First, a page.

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Video Game / Biing! – Sex, Intrigen und Skalpelle

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Biing! – Sex, Intrigen und Skalpelle is a 1995 Comedy Video Game with heavy erotica elements by the German developer reLINE Software. It is a tongue-in-cheek Space-Management Game that places you in the shoes of the manager of the sleazy hospital Brainworm Memorial. Sounds rather like a certain Theme Hospital? Well, it is quite different actually. If anything, the game is best summarized as Theme Hospital's Hotter and Sexier, and a great deal more demented, older cousin.

While also quite silly in nature, the game stands out by also adding a heavy dose of satirical material and Black Humor, as well as a side-filling of softcore erotica to the mix. This is perhaps best emphasized in the employee managing part of the game, where nobody is employed based on skill, experience, or education, but nurses are hired based on bust sizes, doctors based on their golf-handicap, and storage workers based on liver functions tests.

A translated English version, Biing!: Sex, Intrigue and Scalpels, exists. The game also spawned a sequel: Biing! 2 – Sonne, Strand und Heiße Nächte (Biing! 2 - Sun, Beach and Hot Nights) from 1999, which is about sleazy hotel managing rather than sleazy hospital managing.

After having been considered a semi-lost game for years, a digital re-release of the game (with the sequel included as a free bonus) finally happened in February 2020 on



  • The Alcoholic: Several members of the staff. You can actually construct a hospital bar to keep up the general morale of the staff.
  • Credits Gag: The credits in the German manual list all the developers from reLINE with fake "Doctor" or "Professor" titles (as if they were medical doctors).
  • Depraved Dentist: His office is a blood-spattered mess.
  • Even the Subtitler Is Stumped: During the Hilarious Outtakes, the tutorial model tells a joke much to the amusement of the camera crew. The English subtitles helpfully informs us that that what she is saying is "a very funny German joke" but it "sadly can't be translated".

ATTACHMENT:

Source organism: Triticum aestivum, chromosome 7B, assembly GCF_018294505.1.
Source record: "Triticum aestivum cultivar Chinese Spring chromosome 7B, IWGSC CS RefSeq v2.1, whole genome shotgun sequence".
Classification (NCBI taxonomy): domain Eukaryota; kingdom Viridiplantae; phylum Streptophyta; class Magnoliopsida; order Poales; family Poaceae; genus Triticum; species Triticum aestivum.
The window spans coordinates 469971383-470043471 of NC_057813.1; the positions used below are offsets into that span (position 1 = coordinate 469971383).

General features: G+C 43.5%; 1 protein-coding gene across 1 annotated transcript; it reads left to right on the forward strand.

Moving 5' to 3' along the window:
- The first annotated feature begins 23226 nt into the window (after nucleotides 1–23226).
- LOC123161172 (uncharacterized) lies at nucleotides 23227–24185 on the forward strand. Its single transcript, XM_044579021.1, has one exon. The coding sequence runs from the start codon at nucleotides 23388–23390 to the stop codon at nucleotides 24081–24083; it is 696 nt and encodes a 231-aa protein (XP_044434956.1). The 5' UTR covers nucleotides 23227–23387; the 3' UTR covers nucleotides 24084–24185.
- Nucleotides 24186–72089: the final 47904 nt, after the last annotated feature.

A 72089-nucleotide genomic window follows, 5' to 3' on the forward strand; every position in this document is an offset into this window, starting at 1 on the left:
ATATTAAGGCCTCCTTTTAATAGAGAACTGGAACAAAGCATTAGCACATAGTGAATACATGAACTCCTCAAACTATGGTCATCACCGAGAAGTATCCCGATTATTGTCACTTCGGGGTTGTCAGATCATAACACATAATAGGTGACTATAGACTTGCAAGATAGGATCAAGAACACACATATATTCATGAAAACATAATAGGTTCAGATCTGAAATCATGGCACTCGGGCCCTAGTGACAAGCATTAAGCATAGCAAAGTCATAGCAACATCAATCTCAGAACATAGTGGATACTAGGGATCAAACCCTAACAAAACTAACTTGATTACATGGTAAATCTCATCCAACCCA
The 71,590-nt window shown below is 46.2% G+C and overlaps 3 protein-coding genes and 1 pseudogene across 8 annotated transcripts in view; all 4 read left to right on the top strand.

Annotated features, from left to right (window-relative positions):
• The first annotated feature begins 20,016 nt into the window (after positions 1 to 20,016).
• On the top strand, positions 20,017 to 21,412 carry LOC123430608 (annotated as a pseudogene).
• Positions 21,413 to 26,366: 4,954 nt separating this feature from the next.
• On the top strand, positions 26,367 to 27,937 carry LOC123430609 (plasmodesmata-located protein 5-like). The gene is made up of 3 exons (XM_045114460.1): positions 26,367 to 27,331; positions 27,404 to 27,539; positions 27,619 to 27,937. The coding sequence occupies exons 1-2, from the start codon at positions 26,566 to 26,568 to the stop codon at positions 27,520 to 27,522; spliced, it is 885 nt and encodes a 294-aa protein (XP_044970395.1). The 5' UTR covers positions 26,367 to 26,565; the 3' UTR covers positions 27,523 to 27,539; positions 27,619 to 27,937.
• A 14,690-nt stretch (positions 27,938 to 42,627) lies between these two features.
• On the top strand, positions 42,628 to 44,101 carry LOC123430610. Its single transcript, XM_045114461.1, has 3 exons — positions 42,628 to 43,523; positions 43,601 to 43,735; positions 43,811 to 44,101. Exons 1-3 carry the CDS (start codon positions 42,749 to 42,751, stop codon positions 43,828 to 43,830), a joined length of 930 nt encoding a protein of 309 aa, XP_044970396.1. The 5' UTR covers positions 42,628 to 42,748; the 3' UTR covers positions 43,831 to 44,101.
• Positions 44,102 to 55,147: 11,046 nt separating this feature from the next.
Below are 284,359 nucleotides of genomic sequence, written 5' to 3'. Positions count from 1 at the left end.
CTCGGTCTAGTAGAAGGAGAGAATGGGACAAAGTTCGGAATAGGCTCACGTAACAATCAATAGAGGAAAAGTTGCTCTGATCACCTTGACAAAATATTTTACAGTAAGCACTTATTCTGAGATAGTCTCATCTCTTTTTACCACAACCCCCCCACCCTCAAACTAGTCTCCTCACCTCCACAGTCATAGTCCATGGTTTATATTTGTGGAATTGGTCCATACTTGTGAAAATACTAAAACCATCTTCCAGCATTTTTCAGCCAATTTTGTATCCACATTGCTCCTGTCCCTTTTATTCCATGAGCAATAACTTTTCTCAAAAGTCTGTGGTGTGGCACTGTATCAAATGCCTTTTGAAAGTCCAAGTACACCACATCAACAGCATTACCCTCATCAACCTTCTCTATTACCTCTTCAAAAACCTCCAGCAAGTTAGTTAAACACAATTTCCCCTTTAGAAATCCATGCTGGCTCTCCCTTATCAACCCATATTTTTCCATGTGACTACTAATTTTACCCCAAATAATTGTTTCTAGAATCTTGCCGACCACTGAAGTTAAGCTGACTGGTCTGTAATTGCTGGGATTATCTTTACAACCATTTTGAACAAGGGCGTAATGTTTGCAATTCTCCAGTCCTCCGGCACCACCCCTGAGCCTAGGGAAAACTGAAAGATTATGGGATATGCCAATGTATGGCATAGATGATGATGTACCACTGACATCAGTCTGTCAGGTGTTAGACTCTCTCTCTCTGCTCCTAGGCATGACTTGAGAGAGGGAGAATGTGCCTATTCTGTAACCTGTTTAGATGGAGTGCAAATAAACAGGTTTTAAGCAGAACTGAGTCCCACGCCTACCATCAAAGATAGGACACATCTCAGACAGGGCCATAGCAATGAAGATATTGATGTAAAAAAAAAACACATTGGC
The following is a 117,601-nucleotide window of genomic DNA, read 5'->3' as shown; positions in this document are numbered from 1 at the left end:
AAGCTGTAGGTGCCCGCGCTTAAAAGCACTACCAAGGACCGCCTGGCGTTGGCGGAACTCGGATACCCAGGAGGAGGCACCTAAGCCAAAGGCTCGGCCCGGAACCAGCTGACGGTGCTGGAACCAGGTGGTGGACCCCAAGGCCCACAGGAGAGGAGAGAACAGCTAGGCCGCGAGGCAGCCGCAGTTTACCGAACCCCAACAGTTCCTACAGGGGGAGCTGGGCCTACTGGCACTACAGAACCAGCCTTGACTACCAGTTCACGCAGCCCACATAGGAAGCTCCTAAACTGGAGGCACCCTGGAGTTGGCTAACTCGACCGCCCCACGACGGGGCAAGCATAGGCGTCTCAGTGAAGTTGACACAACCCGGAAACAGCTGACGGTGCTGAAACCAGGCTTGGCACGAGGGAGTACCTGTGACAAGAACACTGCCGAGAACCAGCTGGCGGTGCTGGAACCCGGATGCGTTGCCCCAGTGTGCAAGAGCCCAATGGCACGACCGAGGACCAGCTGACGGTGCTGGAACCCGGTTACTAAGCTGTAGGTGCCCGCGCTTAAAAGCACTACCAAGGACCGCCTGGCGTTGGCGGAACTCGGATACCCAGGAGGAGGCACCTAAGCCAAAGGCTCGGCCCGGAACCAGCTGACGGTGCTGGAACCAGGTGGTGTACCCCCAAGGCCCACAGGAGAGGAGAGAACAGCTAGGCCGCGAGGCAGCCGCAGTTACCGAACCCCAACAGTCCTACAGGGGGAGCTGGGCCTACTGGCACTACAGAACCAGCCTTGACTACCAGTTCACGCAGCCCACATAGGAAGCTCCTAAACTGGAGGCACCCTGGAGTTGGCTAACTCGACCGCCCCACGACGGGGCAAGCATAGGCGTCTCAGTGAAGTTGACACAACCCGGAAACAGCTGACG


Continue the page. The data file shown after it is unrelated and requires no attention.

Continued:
• Fake-Out Opening: The game opens with a Space Opera parody, setting itself up to be a run-of-the-mill, bog-standard Shoot 'em Up, before it actually switches to the hospital management part.
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  • Fanservice: The game is very unashamed about the fact that it runs on this trope. Practically every screen is populated by at least one Hospital Hottie or Sexy Secretary.
  • Live-Action Cutscene: The game's tutorial features one, with a blonde nurse gradually stripping down to her underwear, as she explains the game's mechanics. The disclaimer at the beginning of the video assures us that she is an actual medical professional.
  • Hilarious Outtakes: The game's Full Motion Video tutorial ends with one, with the crew struggling to set up the shoot, and the model flubbing her lines, and her and the crew generally joking around.
  • Hint System: The player can request hints from the hospital boss.
  • Hospital Hottie: Up to Eleven in quantity.
  • Nintendo Hard: The game has a pretty steep learning curve, and is quite unforgiving towards mistakes.
  • Mooks: If the hospital business is going a bit slow, you always can hire some violent thugs to beat up random people in the streets and treat their unfortunate victims.
  • Morally Ambiguous Doctorate: Several cases. The doctors are, as a rule of thumb, either lazy bastards who are more interested in playing golf, hitting on the nurses, and binge drinking than treating their patients, or they care about their work a little too much, usually in all the wrong ways.
  • Self-Deprecation: The manual's section on on screen-resolutions includes this gem:
    If this gives bad results, put your monitor into the trashcan and buy yourself a better one. Or, you could put this game into the trashcan and buy yourself a better one.
  • Take That!: The manual has a short section on the game's compatibility with the Amiga, helpfully informing the reader that:
    Biing! was made for fast and expensive machines. You may run it with a normal Amiga, but you better buy yourself a real computer.